Incyte Announces First Data from REACH3 Trial Showing Ruxolitinib (Jakafi) Significantly Improved Outcomes in Patients with Steroid-Refractory or Steroid-Dependent Chronic Graft-Versus-Host Disease
Incyte (Nasdaq:INCY) today announced that detailed results from the pivotal Phase 3 REACH3 study demonstrate Jakafi (ruxolitinib) significantly improved outcomes across a range of efficacy measures in patients with steroid-refractory or steroid-dependent chronic graft-versus-host disease (GVHD) compared to best available therapy (BAT)1. The results of REACH3, the first successful, randomized Phase 3 trial in chronic GVHD, were highlighted in a press briefing today and will be presented during the 62nd American Society of Hematology Annual Meeting & Exposition (ASH 2020). REACH3 is jointly sponsored by Incyte and Novartis.
“The results from this large, randomized study further emphasize the role Jakafi can play as a meaningful option for patients with chronic GVHD, for whom new treatments are urgently needed,” said Peter Langmuir, M.D., Group Vice President, Oncology Targeted Therapies, Incyte. “These data are important for patients living with GVHD and their physicians as they represent the continued success of Jakafi in the chronic form of the disease, a historically difficult-to-treat condition.”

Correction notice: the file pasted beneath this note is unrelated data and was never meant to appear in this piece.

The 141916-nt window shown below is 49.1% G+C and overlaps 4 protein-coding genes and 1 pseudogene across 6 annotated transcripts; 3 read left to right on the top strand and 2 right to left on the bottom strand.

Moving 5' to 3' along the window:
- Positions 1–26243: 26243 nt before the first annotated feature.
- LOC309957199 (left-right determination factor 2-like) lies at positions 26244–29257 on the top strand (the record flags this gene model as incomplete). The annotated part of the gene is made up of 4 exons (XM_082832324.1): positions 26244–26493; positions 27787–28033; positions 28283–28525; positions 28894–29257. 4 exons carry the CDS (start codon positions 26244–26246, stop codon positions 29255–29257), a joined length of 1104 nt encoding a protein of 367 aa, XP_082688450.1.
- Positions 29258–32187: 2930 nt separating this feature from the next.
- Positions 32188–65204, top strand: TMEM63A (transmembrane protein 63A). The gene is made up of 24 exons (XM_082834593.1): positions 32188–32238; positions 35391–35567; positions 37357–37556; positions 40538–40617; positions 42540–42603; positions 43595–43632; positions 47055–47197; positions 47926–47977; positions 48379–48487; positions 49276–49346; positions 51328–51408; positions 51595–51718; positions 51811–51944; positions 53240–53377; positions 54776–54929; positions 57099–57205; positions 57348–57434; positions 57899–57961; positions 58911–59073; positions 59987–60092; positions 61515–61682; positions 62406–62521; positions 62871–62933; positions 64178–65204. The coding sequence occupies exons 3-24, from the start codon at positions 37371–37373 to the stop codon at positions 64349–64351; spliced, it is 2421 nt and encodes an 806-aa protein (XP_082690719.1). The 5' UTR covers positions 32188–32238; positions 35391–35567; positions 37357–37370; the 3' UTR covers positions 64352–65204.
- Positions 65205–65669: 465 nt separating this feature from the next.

In REACH3, patients treated with Jakafi achieved significantly greater overall response rate (ORR) compared to BAT (49.7% vs. 25.6%; p<0.00015) at Week 24, the primary endpoint of the study6. Jakafi also demonstrated statistically significant and clinically meaningful improvements in key secondary endpoints:
- Patients receiving Jakafi had a significant improvement in failure-free survival (FFS; defined as time to the earliest recurrence of the underlying disease, the start of new systemic treatment for chronic GVHD, or death) versus patients receiving BAT (median FFS not yet reached vs. 5.7 months; hazard ratio, 0.37, 95% CI, 0.27-0.51; p<0.0001)1.
- Patients treated with Jakafi also had greater improvements in patient-reported symptoms than those treated with BAT (24.2% vs. 11.0%; p=0.0011), as measured by the rate of responders who achieved a reduction of ≥ 7 points of total symptom score (TSS) from baseline of the modified Lee Symptom Score (mLSS)1.
- Additionally, best overall response (BOR) rate, defined as any response up to week 24, was achieved in 76.4% of patients in the Jakafi arm compared to 60.4% in the BAT arm (odds ratio [OR], 2.17; 95% CI, 1.34-3.52). The median duration of response was 6.2 months in the BAT arm, but was not yet reached in the Jakafi arm1.
No new safety signals were observed in REACH3, and adverse events (AEs) attributable to treatment were consistent with the known safety profile of Jakafi. The most common AEs in the Jakafi vs. BAT arms were anemia (29.1% vs. 12.7%), hypertension (15.8% vs. 12.7%) and pyrexia (15.8% vs. 9.5%). While 37.6% and 16.5% of patients required Jakafi and BAT dose modifications, respectively, the number of patients who discontinued treatment due to AEs was low (16.4% and 7%, respectively). Mortality rates were similar across treatment arms (19% vs. 16% BAT)1. Deaths reported as primarily due to chronic GVHD were slightly higher for Jakafi.